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40 Things You Probably Didn’t Know About ABBA

In the history of music, not many acts can compare to the success of ABBA. They are one of the best-selling musical groups of all time, Eurovision song contest winners, and have had both a hugely popular stage musical and two hit movie musicals adapted from their songs. The enormous success of the Mamma Mia! movie franchise has triggered an ABBA resurgence that is still ongoing today. With new ABBA music being released after decades of silence, and Mamma Mia! have made the band arguably more popular now than ever, now is the perfect time to explore some facts that you might not have known about ABBAa.

40. The UK gave ABBA no points in the 1974 Eurovision song contest

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ABBA’s winning 1974 Eurovision performance is arguably the most iconic Eurovision performance of all time. In May 2020, their winning song – Waterloo – was even voted the best ever song to be performed on the European contest. However, it seems the UK were sceptical of the group at first, as they gifted the Swedish quartet 0 points – or ‘nul points’ – back in 1974.

Admittedly, the voting rules were different back in 1974. Each country had just 10 points to dish out, and the UK chose to divvy these up between Italy, Israel, Finland, Ireland and Switzerland. ABBA actually had no idea of this until relatively recently, and expressed their shock at the launch of an ABBA world exhibit in London in 2000. “All these years and I thought the Brits were our best friends,” Ulvaeus joked. Ultimately, it didn’t matter that the UK was stingy with their points, as ABBA went on to win the whole competition with an impressive 24 total points.

39. They almost did the Lion King soundtrack

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The Lion King has gone on to become one of the most popular Disney movies of all time. After its release in 1994, the animated film was not only praised for its plot and stunning animation – but Tim Rice and Elton John’s contribution to the soundtrack was also met with acclaim. But when the film was first pitched in 1988, Rice wasn’t dead set on Elton.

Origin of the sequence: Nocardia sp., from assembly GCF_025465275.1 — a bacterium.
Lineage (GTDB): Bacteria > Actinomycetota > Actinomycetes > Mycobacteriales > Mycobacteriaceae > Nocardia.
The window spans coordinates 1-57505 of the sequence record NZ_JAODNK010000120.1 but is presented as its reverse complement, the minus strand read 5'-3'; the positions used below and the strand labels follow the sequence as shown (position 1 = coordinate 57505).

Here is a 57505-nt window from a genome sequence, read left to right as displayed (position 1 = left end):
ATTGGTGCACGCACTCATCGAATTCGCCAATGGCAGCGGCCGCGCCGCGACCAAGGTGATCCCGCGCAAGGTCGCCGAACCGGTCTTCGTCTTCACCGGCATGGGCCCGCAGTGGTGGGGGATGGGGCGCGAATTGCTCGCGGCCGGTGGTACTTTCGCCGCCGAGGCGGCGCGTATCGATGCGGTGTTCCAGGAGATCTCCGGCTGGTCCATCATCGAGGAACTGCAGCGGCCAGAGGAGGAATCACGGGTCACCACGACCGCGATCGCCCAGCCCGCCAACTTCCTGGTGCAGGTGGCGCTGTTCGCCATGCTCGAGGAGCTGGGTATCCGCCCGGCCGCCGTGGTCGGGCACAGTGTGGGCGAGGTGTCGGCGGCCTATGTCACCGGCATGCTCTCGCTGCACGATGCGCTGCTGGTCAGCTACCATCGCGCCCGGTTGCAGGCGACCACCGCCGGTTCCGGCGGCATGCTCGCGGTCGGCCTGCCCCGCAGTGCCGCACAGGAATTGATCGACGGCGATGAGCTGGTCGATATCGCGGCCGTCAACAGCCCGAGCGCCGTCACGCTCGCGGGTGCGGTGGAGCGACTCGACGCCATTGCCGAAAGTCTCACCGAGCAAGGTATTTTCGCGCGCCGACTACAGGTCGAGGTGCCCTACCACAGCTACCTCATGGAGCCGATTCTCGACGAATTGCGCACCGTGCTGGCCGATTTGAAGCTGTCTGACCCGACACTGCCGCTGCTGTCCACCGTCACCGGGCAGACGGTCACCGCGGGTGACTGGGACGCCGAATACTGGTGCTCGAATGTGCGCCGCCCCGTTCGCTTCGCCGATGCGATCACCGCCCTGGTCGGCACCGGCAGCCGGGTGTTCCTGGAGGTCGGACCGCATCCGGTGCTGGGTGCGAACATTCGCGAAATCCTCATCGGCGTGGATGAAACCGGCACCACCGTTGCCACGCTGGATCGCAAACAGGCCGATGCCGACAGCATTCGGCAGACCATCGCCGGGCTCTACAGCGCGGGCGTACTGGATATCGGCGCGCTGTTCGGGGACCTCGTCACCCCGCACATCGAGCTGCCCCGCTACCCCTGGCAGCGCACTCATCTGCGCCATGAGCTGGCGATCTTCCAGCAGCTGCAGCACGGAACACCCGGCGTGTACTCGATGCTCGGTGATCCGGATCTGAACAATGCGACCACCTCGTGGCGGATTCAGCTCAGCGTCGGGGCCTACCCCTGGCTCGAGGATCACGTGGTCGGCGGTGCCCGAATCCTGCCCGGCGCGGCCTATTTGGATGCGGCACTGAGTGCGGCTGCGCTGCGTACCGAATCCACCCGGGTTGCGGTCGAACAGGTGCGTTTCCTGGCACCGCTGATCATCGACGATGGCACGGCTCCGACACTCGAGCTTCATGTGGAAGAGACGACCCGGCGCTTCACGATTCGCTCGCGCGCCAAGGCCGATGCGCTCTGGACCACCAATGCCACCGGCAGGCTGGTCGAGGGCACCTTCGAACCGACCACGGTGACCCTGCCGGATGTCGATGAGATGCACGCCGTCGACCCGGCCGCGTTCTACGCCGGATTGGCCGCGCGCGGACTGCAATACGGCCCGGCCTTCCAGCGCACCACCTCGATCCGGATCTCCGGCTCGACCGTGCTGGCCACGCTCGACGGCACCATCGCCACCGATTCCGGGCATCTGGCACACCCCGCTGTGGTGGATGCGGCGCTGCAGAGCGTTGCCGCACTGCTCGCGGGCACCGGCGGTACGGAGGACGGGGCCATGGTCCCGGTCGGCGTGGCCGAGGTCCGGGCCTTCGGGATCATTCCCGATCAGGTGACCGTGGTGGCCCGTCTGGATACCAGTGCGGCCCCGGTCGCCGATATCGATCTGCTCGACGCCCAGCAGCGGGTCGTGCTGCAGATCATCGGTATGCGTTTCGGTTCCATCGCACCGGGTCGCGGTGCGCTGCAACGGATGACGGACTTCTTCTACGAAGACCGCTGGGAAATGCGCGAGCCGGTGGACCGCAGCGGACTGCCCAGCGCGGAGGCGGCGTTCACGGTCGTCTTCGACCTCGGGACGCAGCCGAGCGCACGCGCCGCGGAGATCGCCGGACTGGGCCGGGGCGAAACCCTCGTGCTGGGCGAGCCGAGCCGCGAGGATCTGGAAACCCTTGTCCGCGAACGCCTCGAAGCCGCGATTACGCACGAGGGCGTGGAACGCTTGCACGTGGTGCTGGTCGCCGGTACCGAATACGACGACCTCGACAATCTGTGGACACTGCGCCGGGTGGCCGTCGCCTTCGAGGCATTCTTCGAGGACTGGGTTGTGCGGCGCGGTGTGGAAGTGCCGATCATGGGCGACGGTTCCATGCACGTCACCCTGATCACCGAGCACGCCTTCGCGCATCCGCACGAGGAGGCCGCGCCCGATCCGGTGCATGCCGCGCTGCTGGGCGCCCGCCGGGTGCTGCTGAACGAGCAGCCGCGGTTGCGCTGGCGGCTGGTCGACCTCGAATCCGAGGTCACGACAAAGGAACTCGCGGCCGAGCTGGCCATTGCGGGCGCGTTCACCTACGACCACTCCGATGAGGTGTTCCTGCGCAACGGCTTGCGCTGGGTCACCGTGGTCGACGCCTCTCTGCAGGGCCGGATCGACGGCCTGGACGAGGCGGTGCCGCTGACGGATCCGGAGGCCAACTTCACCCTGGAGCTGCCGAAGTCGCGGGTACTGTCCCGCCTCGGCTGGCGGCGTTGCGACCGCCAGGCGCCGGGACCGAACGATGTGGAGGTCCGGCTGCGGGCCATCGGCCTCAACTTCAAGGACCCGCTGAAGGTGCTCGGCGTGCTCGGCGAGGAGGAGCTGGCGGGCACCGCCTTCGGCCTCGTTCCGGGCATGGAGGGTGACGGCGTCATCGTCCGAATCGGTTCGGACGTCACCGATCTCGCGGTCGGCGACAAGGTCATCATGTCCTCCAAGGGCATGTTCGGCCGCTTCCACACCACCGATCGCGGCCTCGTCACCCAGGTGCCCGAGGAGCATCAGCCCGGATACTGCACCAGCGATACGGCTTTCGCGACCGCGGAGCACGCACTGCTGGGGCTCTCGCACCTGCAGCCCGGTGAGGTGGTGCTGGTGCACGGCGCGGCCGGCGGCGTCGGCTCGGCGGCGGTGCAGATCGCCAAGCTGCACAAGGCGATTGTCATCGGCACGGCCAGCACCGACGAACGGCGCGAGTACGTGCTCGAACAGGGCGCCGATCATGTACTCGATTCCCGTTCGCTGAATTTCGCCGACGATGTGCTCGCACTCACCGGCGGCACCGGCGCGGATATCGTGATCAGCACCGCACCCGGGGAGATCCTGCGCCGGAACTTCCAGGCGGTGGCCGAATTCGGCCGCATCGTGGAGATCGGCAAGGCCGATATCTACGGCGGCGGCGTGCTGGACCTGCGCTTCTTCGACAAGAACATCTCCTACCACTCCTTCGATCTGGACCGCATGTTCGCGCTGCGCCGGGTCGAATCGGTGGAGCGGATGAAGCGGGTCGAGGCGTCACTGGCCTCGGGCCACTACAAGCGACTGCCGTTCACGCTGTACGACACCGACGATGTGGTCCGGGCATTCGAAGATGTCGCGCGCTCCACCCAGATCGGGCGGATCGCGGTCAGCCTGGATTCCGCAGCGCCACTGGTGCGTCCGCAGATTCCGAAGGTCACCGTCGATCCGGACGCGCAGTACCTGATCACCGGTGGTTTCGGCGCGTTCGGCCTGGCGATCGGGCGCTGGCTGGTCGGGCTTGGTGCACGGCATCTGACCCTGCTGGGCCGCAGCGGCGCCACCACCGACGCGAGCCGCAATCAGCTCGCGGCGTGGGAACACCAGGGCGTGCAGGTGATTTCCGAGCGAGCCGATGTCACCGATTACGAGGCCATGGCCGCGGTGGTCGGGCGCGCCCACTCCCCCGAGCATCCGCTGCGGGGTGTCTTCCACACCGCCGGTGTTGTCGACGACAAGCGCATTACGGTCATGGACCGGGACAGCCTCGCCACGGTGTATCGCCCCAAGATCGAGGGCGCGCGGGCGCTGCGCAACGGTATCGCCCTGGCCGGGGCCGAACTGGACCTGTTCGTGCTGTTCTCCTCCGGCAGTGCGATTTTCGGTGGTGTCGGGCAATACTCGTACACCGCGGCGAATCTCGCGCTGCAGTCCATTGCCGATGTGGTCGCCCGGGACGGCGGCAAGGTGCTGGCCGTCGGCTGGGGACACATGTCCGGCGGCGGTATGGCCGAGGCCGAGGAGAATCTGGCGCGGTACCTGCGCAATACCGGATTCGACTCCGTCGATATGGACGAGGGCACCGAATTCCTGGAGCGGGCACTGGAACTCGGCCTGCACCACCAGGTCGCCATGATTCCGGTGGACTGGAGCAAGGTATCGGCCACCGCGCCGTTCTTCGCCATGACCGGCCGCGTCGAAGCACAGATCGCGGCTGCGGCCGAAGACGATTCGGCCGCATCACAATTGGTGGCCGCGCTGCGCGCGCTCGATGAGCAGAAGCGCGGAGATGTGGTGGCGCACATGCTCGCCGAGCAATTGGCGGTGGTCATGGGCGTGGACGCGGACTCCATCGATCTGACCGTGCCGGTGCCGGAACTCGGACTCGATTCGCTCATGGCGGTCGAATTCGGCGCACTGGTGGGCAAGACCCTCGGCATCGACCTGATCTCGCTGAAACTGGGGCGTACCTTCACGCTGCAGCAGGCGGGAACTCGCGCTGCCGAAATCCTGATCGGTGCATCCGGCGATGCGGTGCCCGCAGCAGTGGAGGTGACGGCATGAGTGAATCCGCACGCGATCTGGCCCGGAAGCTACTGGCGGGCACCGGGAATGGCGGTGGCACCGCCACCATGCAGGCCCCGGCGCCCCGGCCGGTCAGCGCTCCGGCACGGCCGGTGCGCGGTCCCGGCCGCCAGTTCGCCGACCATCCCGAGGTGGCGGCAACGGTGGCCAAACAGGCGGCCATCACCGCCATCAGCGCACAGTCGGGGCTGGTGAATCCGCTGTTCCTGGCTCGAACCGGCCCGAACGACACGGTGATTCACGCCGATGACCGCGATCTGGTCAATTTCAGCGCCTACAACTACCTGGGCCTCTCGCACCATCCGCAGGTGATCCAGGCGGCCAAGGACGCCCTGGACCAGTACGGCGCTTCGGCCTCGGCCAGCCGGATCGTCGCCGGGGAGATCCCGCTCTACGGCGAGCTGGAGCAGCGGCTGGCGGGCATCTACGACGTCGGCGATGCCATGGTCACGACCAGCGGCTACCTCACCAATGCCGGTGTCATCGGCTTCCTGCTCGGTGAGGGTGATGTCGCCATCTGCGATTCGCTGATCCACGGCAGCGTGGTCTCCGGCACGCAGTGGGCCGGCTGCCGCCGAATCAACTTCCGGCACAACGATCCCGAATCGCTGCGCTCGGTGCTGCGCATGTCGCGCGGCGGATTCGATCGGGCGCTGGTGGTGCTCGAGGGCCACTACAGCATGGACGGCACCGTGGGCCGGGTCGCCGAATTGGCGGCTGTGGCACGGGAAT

Instead, Rice got in touch with ABBA to see if they’d be willing to write music for the film. Rice had already worked with ABBA frontmen Andersson and Ulvaeus on the 1986 musical Chess. But it wasn’t to be – the rest of the Lion King production team wasn’t convinced, and, in any case, ABBA politely turned the gig down.

38. Anni-Frid thought that her father was killed in the war and only discovered he was still alive when she was 30

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Anni-Frid Lyngstad’s birth was the result of a liaison between her Nordic mother and German soldier father. Lyngstad was led to believe that her father, Alfred Haase, had died on his way back to Germany from Norway after reports that his ship had sunk. Lyngstad’s mother, Synni, then died of kidney failure at the young age of 21 – leaving Lyngstad to be brought up by her grandmother in Sweden.

Lyngstad believed herself to be an orphan. However, that all changed in 1977 when the German teen magazine Bravo published a complete biography of Lyngstad – including the names of her mother and father. Lyngstad’s half-brother, Peter Haase, saw this and asked his father if he’d ever been stationed in Norway during the war, who confessed that he had. A few months later, Lyngstad met Haase in Stockholm for the first time and the two reconnected.